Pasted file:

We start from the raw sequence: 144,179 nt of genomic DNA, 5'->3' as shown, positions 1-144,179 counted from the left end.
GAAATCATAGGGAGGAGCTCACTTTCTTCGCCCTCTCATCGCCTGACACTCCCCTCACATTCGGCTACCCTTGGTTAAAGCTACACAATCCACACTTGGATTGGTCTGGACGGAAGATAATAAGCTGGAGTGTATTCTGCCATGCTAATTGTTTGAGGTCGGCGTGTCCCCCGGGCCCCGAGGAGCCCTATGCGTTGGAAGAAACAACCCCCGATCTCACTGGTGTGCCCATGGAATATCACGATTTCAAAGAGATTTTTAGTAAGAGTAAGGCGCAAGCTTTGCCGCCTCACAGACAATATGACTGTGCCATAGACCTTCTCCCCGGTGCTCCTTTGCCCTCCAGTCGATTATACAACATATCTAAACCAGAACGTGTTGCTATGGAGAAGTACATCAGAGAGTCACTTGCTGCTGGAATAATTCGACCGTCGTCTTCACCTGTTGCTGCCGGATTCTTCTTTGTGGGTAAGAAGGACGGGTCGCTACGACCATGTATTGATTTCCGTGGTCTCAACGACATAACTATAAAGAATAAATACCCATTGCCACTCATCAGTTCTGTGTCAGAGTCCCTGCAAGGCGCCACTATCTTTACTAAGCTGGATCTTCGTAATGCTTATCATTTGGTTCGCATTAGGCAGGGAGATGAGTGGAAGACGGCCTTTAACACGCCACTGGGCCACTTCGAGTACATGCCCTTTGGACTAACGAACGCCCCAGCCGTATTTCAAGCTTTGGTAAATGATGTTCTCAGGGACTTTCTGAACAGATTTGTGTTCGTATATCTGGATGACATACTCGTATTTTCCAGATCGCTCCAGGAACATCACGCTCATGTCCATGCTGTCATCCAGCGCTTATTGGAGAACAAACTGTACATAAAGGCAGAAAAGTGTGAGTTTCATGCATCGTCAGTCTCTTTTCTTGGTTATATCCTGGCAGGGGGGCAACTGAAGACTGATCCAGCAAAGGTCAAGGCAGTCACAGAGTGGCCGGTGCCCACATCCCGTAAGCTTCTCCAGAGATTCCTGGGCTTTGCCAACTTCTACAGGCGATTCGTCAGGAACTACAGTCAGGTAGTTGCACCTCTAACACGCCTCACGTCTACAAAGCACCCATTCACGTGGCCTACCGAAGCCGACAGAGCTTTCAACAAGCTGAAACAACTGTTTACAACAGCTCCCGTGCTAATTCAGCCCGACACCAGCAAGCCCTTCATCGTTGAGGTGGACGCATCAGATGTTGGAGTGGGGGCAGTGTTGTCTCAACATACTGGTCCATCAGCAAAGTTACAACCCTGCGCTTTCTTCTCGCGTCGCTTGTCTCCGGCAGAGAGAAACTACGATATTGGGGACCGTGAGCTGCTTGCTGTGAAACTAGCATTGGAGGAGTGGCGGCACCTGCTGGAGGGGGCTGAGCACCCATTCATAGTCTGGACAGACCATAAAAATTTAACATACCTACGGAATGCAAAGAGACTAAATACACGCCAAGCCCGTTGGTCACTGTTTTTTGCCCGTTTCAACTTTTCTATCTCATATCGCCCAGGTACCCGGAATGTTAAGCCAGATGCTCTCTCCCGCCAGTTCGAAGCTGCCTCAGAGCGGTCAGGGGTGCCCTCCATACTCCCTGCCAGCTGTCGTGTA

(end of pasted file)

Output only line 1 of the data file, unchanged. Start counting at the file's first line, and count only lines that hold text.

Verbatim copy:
We start from the raw sequence: 144,179 nt of genomic DNA, 5'->3' as shown, positions 1-144,179 counted from the left end.